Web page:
E.B. Boyd reports on a new initiative:
[The State Department] has just asked to hear from organizations that are interested in receiving government funds to “foster freedom of expression and the free flow of information on the Internet and other connection technologies.”The agency has $30 million to spend on such programs and is planning on making grants to the tune of $500,000 to $8 million.
Evgeny Morozov raises a red flag:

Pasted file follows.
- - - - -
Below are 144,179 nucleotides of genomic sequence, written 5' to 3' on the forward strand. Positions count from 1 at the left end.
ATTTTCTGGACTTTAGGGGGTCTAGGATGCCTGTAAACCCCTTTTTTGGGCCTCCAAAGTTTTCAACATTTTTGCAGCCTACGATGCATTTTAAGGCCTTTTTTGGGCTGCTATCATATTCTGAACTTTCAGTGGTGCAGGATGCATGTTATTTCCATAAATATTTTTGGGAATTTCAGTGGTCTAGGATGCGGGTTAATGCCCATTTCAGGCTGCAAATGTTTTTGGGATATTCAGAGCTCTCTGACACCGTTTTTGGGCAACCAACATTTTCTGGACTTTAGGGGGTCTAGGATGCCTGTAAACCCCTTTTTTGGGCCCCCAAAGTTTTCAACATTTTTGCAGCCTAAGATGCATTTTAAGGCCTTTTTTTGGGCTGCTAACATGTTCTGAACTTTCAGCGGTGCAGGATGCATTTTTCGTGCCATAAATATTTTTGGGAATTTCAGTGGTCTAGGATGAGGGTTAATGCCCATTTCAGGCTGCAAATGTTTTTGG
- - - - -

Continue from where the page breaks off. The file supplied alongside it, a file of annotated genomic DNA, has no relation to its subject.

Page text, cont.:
The State Department's online democratizing efforts have fallen prey to the same problems that plagued Bush's Freedom Agenda. By aligning themselves with Internet companies and organizations, Clinton's digital diplomats have convinced their enemies abroad that Internet freedom is another Trojan horse for American imperialism. ... The Internet is far too valuable to become an agent of Washington's digital diplomats. The idea that the U.S. government can advance the cause of Internet freedom by loudly affirming its commitment to it -- especially when it hypocritically attempts to shut down projects like WikiLeaks -- is delusional. The best way to promote the goals behind the Internet Freedom Agenda may be not to have an agenda at all.